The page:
John McGrath - Advice For Spring Sellers | McGrath

John McGrath - Advice For Spring Sellers

Regional Hotspots Attracting Remote Workers
John McGrath
06/10/2020 | 3 MIN READ

We’re now into the second month of Spring and auction clearance rates are holding up well. 

In the third week of September, the combined capital city clearance rate reached its highest point since early March at 67.6%. 

This was on the back of rebounding consumer confidence, with the Westpac-Melbourne Institute Index of Consumer Sentiment now sitting just -1.6% below the six-month average prior to the virus. 

Prices remain remarkably stable, partly due to low stock.  Across the combined capitals, CoreLogic says new listing volumes are down -35% on the four-year average, with Melbourne’s stage four restrictions exacerbating the situation. 

The southern city’s Spring selling season effectively began a month late because physical inspections of properties for sale were banned until September 27.  Now, buyers can inspect homes by appointment, whilst auctions must continue to be held remotely.  

Sellers should feel confident this season, with latest figures for the month of September from CoreLogic showing only a minor fall in dwelling prices in Sydney at -0.3% and gains in Canberra (0.4%), Brisbane (0.5%), Adelaide (0.8%), Darwin (1.6%) and Perth (0.2%). 

Dwelling values were also up 0.5% in regional NSW and regional Queensland, up 1.5% in regional South Australia and steady in regional Victoria with no change. 

Unsurprisingly, Melbourne dwelling values fell -0.9% under the gloomy weight of the second wave and stage four restrictions. However, we’re on Step 2 of 4-step plan out of restrictions now and with daily case numbers very low, there’s reason to be optimistic.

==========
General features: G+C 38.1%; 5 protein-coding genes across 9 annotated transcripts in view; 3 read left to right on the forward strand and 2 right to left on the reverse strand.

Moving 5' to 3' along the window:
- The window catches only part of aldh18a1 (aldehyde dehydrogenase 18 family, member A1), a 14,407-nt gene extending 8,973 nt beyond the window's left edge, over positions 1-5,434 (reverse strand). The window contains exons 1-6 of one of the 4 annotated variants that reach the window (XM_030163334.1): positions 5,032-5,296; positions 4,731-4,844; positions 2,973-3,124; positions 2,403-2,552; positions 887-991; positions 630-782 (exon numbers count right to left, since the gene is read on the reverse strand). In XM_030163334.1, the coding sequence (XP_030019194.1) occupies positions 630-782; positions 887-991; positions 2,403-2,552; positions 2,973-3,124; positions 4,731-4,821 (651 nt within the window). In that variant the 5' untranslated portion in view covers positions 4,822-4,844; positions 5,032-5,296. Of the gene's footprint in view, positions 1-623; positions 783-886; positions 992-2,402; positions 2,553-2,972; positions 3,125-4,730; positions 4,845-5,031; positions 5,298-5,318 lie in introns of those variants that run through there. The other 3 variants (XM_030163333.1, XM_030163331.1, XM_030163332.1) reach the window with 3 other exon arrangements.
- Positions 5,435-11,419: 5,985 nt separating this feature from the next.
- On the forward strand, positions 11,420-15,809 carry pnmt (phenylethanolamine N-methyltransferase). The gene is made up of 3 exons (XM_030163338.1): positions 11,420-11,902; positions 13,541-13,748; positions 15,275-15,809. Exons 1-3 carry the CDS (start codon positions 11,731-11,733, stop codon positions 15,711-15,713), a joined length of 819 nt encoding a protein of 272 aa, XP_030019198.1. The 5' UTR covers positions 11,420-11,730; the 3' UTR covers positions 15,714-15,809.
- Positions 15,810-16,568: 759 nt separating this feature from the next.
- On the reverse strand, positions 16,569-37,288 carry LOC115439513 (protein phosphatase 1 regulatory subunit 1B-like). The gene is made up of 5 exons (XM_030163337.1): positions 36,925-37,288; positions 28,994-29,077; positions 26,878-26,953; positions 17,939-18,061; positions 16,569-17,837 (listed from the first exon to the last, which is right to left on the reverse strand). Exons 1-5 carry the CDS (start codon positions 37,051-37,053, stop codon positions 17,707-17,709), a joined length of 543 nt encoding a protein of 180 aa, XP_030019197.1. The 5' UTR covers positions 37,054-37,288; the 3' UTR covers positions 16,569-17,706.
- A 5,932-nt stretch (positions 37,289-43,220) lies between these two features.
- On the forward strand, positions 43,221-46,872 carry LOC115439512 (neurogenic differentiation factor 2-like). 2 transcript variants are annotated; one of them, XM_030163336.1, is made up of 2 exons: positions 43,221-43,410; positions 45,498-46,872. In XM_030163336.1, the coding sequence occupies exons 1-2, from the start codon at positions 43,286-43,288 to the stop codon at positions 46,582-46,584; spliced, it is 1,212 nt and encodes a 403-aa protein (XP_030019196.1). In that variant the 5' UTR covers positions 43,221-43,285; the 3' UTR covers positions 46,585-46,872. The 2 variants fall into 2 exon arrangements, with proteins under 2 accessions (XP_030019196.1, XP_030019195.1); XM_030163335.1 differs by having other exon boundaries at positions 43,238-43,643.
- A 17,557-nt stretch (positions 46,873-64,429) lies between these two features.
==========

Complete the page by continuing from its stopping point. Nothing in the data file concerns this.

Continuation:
So, if you’re thinking of selling this Spring, now is the time to switch into gear. There’s only about 10 weeks left until the fortnight before Christmas, when people stop going to opens and head to the shops. 

When you consider the time it takes to choose an agent and dress your property up for sale, you’re already looking at late October at the earliest to commence your campaign.  So, let’s get cracking on the first step to selling. 


From my experience, many people are too casual in their approach to choosing an agent.  This is a crucial decision because your agent WILL have an effect on your sale price - good or bad.  So, it’s worth putting in the time and effort to do your research properly. 

Generally speaking if you don’t have an existing relationship, it’s a good idea to invite three agents in for an appraisal.  Each one will come to your home for an inspection and preliminary discussion.  You’ll then receive a market price appraisal and a recommended selling strategy in writing. 

That’s the process in a nutshell, but how do you decide which agents to invite in?  

The first step is to simply ask around.  Talk to former neighbours, friends and colleagues who have sold in your area in recent years.  Would they recommend the agent they sold with?  And, why?  If they’ve had a great experience selling with a particular agent, there’s every chance you will, too.

Next step is to assess market share amongst the local specialists.  Search similar homes to yours recently sold in your suburb on or to see which agents have the majority market share.  The more successful agents know more buyers and have better strategies.  

If recent sales don’t show prices, request them via phone or email.  Bookmark homes and compare results.  The agents who work that little bit harder will have noticeably better prices. 

Also review agent bios on prominent agency websites like ours at

Take your time to ensure you make the right choice.  For more information on how to choose an agent, read this article.


The views expressed in this article are an opinion only and readers should rely on their independent advice in relation to such matters. 


This article originally appeared in The Real Estate Conversation (October 6, 2020)


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